by Sarah Vrba August 24, 2012 9:00 pm
Reuters videographer John “Dinky” Mkhize was present at last week’s violent shooting in South Africa near a huge platinum mine. Police opened fire on striking mine workers who had been posted near the mine for a full week on August 16. They opened fire with automatic weapons on a group of strikers running towards police vehicles. The shooting lasted for several seconds before one officer shouted out, “Cease fire!”
The incident has shocked the nation and the world after 34 people were killed and a further 78 people were injured. Mkhize’s video is one of the first to show the brutality of the moment and includes many graphic images of bloodshed and destruction. Mkhize commented on the experience as he saw it from just two or three yards away, at the back of the police line.
This could have ended peacefully but, you know, since these guys [the striking mine workers] have been camping there for quite a number of days you could clearly tell that this was going to be different because they were not prepared to do what they were told by the police. Instead, they made it very clear that they will listen to the mining management or their leaders but no one else.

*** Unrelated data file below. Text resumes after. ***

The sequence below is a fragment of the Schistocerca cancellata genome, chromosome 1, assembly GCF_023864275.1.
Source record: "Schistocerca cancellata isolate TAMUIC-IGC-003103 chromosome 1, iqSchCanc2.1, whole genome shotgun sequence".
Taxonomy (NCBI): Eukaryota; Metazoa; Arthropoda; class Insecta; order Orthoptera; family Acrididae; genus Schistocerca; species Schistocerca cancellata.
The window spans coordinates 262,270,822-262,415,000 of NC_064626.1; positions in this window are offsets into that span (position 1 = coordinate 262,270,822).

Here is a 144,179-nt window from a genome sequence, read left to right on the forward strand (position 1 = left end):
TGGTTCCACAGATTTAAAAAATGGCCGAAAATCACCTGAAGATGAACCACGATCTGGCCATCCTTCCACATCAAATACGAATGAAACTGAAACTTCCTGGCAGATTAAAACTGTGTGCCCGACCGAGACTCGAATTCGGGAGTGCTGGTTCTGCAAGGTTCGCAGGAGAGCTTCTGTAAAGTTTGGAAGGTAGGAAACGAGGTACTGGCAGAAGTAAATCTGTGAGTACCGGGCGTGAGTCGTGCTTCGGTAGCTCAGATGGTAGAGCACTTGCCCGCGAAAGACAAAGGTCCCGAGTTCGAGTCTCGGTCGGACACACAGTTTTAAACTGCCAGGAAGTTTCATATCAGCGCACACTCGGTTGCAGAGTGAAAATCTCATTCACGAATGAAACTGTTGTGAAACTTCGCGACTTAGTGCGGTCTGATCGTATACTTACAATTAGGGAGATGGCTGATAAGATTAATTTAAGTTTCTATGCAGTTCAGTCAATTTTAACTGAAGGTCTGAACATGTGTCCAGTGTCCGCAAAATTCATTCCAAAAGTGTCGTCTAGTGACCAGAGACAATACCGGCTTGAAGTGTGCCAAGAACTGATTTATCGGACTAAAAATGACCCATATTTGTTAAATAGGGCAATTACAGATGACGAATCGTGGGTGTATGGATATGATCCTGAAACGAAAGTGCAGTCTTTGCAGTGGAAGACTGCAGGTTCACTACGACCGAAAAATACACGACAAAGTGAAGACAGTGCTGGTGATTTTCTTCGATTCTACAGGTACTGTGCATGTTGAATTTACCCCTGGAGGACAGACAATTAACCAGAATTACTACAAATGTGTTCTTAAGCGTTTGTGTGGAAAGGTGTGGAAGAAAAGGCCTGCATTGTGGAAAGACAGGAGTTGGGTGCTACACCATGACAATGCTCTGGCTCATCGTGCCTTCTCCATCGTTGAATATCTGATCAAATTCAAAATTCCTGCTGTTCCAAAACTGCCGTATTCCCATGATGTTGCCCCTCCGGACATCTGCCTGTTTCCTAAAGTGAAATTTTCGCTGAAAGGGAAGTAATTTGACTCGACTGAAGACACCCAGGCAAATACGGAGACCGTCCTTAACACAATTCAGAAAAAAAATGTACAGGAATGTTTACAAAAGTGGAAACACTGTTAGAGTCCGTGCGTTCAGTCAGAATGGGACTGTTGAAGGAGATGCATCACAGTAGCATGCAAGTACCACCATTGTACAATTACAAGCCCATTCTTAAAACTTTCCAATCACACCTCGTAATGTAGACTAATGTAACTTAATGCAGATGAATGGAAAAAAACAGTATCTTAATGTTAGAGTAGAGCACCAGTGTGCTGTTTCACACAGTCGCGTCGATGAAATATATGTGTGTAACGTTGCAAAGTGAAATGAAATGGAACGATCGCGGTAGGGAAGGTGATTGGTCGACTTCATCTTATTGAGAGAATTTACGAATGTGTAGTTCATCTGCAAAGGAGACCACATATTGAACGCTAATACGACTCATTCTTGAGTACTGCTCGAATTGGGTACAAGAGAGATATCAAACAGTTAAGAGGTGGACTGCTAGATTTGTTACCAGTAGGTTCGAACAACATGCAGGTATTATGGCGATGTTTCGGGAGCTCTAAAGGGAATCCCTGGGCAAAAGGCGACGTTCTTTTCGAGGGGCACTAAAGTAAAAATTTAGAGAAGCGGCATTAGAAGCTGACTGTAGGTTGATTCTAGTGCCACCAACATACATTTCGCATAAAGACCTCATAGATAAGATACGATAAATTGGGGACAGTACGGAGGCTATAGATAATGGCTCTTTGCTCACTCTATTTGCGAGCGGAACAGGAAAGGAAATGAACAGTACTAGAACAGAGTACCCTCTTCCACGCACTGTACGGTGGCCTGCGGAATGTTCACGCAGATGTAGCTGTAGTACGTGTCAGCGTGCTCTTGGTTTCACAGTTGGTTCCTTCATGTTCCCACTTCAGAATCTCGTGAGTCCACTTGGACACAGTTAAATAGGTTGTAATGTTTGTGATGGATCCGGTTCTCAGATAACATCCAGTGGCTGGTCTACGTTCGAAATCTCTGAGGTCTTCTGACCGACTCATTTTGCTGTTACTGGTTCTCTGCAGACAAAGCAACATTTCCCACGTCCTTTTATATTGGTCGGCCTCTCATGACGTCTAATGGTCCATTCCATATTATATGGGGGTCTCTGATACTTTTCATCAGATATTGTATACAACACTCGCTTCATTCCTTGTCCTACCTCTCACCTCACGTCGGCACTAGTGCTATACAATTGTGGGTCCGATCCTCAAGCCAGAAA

After police arrived, they met the crowd of workers holding machetes and sticks. Mkhize described the tension of the scene, “One could see that with the build-up of the police that, you know, the police were not going to let this go.” Below is the video of the shooting. As a warning, Mkhize’s video is graphic and shows an up-close depiction of the shooting.
The videographer could not tell how the event became so volatile so quickly. He told producer Natalie Armstrong, “As to why this group were running towards the police line I definitely can’t say.” The graphic imagery is a reminder of the brutality of the moment, the kind of violence many commentators say they haven’t seen since apartheid.
President Jacob Zuma announced that a commission would investigate the violence of the last two weeks in order to establish the chain of events. Thursday was also a national day of mourning. A memorial service was held near the Lonmin-owned platinum mine and 1,000 people were reported to have attended it.